Doubtful delights of standing in line

Doubtful delights of standing in line

It is encouraging to learn that the Prime Minister is concerned about large queues at Suvarnabhumi airport, particularly at the arrivals area. We've all probably experienced that sinking feeling after stepping off the moving walkway and being faced by a definitely non-moving formidable queue. It is especially grim if you've just suffered an exhausting long-distance flight and are already feeling knackered.

Of course you get similar large queues in airports around the world. No one likes to stand in queues, be it at airports, banks, buffets or bathrooms. The painful truth is that, apart from being a very useful word in Scrabble, queuing is definitely not much fun.

Coming from England I have considerable experience in the doubtful joys of queuing. Queue etiquette was an essential part of our upbringing. A teacher at my school was forever shouting at our class "get in line you horrible lot!" A survey revealed an English person averages a total of four days a year standing in a queue. It's almost a national sport. When you consider the average "influential person" in Thailand might spend four seconds in a queue it suggests quite a cultural gap remains.

As George Mikes, the Hungarian-born English writer once observed: "An Englishman, even if he is alone, forms an orderly queue of one."

Following the passing of Queen Elizabeth in 2022 we had the opportunity to watch first-hand the British displaying the art of queueing. At one stage people stood in line for as much as 24 hours in the nearly 10-mile-long queue to see Elizabeth lying in state.

One twitter thread called it "a triumph of Britishness."

The som tam test

One thing I have always suffered from is poor queue assessment, especially at airports. Whatever queue I join there always seems to be someone who has problems with their documents resulting in the queue grinding to a halt. However, sometimes there is a surprise in store.

On one occasion I landed at Don Mueang after a trip to Australia. The queue had been painfully slow-moving and ominously the immigration officer appeared to be not in best of moods. When it came to my turn he perused the documents and asked how long I had been living in Thailand. I told him it had been quite a long time. He examined the documents again and kept frowning. It looked like I was in trouble.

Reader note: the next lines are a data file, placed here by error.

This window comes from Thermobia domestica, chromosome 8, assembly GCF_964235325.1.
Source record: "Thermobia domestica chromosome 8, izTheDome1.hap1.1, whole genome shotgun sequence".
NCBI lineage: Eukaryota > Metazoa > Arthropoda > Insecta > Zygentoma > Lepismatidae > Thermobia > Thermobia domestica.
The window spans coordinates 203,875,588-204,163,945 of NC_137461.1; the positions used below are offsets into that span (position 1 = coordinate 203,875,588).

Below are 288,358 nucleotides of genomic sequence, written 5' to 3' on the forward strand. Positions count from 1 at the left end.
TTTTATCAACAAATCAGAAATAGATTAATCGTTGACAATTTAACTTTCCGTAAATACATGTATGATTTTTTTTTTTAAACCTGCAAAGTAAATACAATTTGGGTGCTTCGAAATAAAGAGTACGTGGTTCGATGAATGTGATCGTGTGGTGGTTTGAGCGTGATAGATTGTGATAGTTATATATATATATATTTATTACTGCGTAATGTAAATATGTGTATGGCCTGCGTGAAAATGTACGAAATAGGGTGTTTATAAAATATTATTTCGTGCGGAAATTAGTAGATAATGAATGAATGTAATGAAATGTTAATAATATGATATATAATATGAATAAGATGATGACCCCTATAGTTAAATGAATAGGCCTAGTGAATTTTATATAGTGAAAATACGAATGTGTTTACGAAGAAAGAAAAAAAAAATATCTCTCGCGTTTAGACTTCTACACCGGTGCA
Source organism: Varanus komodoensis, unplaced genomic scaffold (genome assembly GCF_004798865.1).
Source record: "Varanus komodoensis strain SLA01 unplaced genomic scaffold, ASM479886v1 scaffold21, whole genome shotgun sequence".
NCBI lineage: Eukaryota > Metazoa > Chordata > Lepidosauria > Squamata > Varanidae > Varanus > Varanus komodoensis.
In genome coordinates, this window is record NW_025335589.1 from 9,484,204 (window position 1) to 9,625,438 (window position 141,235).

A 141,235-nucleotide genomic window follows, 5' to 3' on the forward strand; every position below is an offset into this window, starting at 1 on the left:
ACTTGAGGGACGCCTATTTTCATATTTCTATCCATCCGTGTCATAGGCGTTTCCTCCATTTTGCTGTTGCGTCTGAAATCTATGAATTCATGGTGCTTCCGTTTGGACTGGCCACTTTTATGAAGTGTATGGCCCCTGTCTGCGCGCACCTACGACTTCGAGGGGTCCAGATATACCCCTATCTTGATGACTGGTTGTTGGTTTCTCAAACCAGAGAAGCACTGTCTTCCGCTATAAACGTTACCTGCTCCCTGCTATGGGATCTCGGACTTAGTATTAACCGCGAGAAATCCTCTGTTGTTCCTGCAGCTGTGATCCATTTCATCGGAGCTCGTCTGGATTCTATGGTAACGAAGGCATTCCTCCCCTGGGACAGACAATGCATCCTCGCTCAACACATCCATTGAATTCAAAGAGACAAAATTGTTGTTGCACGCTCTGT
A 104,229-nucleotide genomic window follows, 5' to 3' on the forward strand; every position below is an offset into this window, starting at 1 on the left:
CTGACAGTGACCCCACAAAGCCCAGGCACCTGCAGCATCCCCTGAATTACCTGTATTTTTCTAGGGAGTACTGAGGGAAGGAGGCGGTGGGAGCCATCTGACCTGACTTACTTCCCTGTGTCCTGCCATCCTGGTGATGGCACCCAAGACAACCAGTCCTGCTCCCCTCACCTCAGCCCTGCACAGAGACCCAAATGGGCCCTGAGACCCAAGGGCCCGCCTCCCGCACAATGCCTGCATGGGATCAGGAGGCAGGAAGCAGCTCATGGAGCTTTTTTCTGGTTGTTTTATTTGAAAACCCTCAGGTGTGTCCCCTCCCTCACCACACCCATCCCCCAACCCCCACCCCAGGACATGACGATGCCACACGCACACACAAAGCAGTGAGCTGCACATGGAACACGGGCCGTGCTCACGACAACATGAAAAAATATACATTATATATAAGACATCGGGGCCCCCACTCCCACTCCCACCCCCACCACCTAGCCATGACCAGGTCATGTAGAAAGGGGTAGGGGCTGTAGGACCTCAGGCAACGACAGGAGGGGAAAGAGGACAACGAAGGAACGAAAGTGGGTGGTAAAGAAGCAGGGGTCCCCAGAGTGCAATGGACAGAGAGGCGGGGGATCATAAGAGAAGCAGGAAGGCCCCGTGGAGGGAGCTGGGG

"Can you eat sticky rice?" he asked in Thai.

"Yes" I blurted out, a bit baffled by the question.

"Can you eat som tam?" he asked.

"Why yes, my maid has a som tam cart and …"

"Welcome back to Thailand" he said grinning and I was waved through having passed the Isan food test.

Adventures of Ai Dum

The striking photograph in Wednesday's Bangkok Post of a black panther roaming freely in Phetchaburi's Kaeng Krachan National Park brought back memories of a classic Thai news story.

Long-term readers may recall the adventures of Ai Dum, a black panther which escaped from a Bangkok household in June 1981. For nearly six weeks the panther was on the run with regular sightings of the creature at the old Makkasan railway engine graveyard, although most turned out to be mangy stray dogs. The increasingly nervous public demanded action.

After 41 days it was announced that two wildlife officials had fearlessly overpowered Ai Dum with tranquiliser darts in the Makkasan railyard. The next day every Thai newspaper carried front-page photos of the panther and its captors who were dubbed the "Heroes of Makkasan". Shortly afterwards Ai Dum was released into the jungle by officials at a wildlife sanctuary in Uthai Thani.

End of story. Well, not quite…


A couple of days later an irate owner of a zoo in Bang Pa-in showed up in Bangkok demanding to know what had happened to the black panther two men had rented from him the previous week. The men had told him they needed the panther for "a show" in Bangkok, which actually wasn't far off the mark.

Of course the men in question were the two "heroes" who later admitted they had planned to return the panther after a few days but hadn't bargained on the authorities quickly releasing Ai Dum into the jungle. The heroes quickly became villains and ended up spending the next few years paying back the zoo owner in instalments.

In subsequent years whenever I passed the Makkasan railyard I couldn't resist looking out just on the off chance of spotting Ai Dum running around, because the original escaped panther was never actually caught.

The lost bass

One of the more cheerful stories in recent weeks was Sir Paul McCartney getting back his legendary bass guitar which had been stolen more than 50 years ago. Musicians can become quite attached to their instruments and McCartney was "delighted" at being reunited with his old guitar which he bought in Hamburg in 1961 for just 30 pounds in his early Beatles days. It is now worth millions.

Apparently the violin-shaped Hofner bass was stolen from the back of a van in London in 1972. Last year fans organised a "Lost Bass Project" in a bid to recover the instrument. It was eventually discovered in the attic of a house in Sussex. I fear the only thing I would find in my attic would be dead squirrels.

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Roger Crutchley

Bangkok Post columnist

A long time popular Bangkok Post columnist. In 1994 he won the Ayumongkol Literary Award. For many years he was Sports Editor at the Bangkok Post.

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